nents within the customer’s personal device. ered by the analysis.
Inner wrappers can fundamentally modify the be-
haviour of a component, possibly to the detriment of In addition, exceptions may not be thrown from the
the component’s other clients. As such, a component pre-action parts of inner wrappers. Otherwise, it is
with an inner wrapper must ensure that the compo- possible to block access to a method.
nent’s contract is being observed.
Messages sent to external components can be ig-
nored. If they, in turn, result in further messages being
4 Validating Contracts sent back to the component, these messages will act as
ordinary interactions with the component. Distributed
The natural way to allow contract validation within deadlock, however, needs to be prevented; it is not
a wrapped system is to treat the validator as another clear how this requirement can be cleanly achieved, al-
wrapper. The validator wrapper can then test calls ex- though prevention is necessary if hostile code is to be
iting from the inner wrappers. The process is illus- prevented from deadlocking a component. A simple
trated in figure 2. A series of wrappers, both inner solution to deadlock and other forms of hanging 1 is to
and outer, surround a component. A call first passes use a time-out on any external, untrusted interactions.
through the stack of pre-action modifications. As the Any aspect that causes a time-out causes a contract vi-
call passes through the validator wrapper, the validator olation.
can store any information that it needs to ensure val- If a potential contract violation is identified, the
idation. As the call returns, it passes through a stack wrapper can be modified to signal the need for a con-
of post-actions. As the return passes through the val- tract check to the validator. Along with the need for
idator, the validator can then check to ensure that the a contract check, the requesting wrapper and, if possi-
component’s contract is still sound. ble, the potential violation can also be supplied to the
validator. The wrapper needs to be identified, so that
4.1 Instrumenting Wrappers contract violations can be remedied (see section 4.2).
The system that plays host to the wrapper must, ide-
In general, the validator will need to check only a ally, perform the verification and instrumentation of
part of the component’s contract with each call. In the wrapper, to ensure security. Instrumentation may
many cases, no checking need be done at all. be a complex task and it is possible that some of the de-
To allow the validator to intelligently check wrap- vices described in the Smart Spaces project would not
pers, wrappers will need to be instrumented. An have the necessary resources. In this case, a trusted
instrumented wrapper can be trusted to inform the proxy instrumenter would need to be used. In the ex-
validator if a potentially contract-breaking operation ample in section 2, it may be necessary to have the
takes place. main server in the shop instrument wrapper destined
The instrumenter is similar in spirit to the standard for such devices as spotlights and temperature sensors.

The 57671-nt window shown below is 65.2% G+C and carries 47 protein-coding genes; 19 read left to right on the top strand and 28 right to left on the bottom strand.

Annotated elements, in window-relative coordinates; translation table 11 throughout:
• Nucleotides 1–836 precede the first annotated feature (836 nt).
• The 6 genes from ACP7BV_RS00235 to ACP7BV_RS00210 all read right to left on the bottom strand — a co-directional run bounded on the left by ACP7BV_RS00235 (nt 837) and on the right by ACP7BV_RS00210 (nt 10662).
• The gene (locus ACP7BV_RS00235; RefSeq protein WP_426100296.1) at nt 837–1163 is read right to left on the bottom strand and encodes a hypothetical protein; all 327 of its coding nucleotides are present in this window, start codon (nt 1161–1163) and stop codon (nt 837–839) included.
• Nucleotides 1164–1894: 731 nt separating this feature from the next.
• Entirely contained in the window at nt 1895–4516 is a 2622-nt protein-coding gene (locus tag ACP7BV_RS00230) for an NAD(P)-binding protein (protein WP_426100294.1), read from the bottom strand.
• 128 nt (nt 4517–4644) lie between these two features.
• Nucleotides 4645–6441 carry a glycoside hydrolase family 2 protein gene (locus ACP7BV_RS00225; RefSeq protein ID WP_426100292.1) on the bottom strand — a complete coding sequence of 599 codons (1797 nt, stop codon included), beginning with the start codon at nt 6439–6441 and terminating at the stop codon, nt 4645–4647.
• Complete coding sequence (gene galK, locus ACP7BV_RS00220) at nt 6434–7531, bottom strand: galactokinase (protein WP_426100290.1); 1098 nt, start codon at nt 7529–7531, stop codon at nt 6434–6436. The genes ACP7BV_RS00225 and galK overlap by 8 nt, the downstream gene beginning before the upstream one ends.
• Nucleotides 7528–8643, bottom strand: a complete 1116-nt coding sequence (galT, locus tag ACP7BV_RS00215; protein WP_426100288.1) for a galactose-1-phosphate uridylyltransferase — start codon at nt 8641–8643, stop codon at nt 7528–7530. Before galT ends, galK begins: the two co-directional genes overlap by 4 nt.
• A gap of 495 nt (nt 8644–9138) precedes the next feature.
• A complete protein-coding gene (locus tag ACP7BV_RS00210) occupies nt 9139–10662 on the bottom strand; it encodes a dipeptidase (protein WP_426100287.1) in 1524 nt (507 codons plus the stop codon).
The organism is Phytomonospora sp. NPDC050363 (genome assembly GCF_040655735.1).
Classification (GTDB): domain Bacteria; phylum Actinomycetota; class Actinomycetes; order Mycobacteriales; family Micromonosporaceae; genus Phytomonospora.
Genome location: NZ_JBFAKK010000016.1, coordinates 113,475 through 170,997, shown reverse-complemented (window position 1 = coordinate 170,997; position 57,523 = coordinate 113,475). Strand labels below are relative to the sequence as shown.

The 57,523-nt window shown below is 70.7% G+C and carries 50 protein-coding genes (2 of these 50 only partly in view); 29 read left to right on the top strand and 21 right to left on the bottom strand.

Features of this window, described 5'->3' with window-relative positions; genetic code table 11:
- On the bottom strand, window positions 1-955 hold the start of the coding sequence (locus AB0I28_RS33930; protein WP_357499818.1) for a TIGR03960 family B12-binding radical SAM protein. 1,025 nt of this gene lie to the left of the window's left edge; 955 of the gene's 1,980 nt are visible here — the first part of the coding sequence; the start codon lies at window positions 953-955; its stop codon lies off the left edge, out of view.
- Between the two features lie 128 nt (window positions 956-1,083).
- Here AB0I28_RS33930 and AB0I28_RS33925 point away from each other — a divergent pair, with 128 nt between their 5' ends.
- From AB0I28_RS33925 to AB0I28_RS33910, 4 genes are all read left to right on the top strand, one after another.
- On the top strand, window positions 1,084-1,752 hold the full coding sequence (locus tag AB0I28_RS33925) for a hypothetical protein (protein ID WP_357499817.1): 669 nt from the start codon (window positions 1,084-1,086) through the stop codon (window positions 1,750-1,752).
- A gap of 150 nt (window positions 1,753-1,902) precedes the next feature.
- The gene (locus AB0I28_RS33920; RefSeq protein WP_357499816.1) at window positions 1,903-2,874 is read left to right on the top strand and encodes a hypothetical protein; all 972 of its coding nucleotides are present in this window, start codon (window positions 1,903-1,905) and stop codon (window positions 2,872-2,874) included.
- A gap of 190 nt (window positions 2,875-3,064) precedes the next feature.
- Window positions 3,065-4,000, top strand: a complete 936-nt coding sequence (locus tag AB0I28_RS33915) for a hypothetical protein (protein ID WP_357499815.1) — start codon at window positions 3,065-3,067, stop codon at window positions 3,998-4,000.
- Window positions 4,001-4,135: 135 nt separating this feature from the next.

Java bytecode verifier,[9] with an additional re-write
component. A dataflow analysis needs to be performed 1 A hostile component could simply just not return from a call,

to identify the following possibly unsafe actions: causing the client to hang.
External Call

Outer Wrappers
Pre-Action Access Control Post-Action

Pre-Action Functional Extension Post-Action

Internal Call

Inner Wrappers
Pre-Action Validator Test Contract

Pre-Action Extension Post-Action

Component

Figure 2. Contract Validation

4.2 Handling Contract Violations same source. If the candidate set consists of multiple
wrappers, then either all of the candidate wrappers can
When a contract violation is detected the operation be removed or each wrapper can be removed in turn
that has been invoked needs to be rolled back and the and the call restarted, until the offending wrapper is
offending wrapper(s) removed from the wrapper stack. uniquely identified. Once a wrapper is ejected, the call
In general, contract violations can be viewed excep- can be restarted, if desired.
tional events akin to program crashes; recovery can be
similarly brutal. 5 Conclusions
Rolling the operation back requires both the recov-
ery of the component’s state and the rolling back of
Dynamic aspect-oriented programming offers the
any actions taken by the component. In some cases,
possibility of a more flexible, interactive style of dis-
where the operation is wrapped in a transactional con-
tributed architecture. In an untrusted environment,
text, rollback is a relatively straightforward affair. In
however, DAOP can allow hostile code to damage ex-
more extreme cases, the component and its clients may
isting components. A security mechanism based on
need to be recovered from a snapshot or simply shut
explicit contracts, contract testing and recovery allows
down and restarted.
the safe use of DAOP in an untrusted environment.
Removing a (potentially) hostile wrapper requires
the offending wrapper to be identified from the stack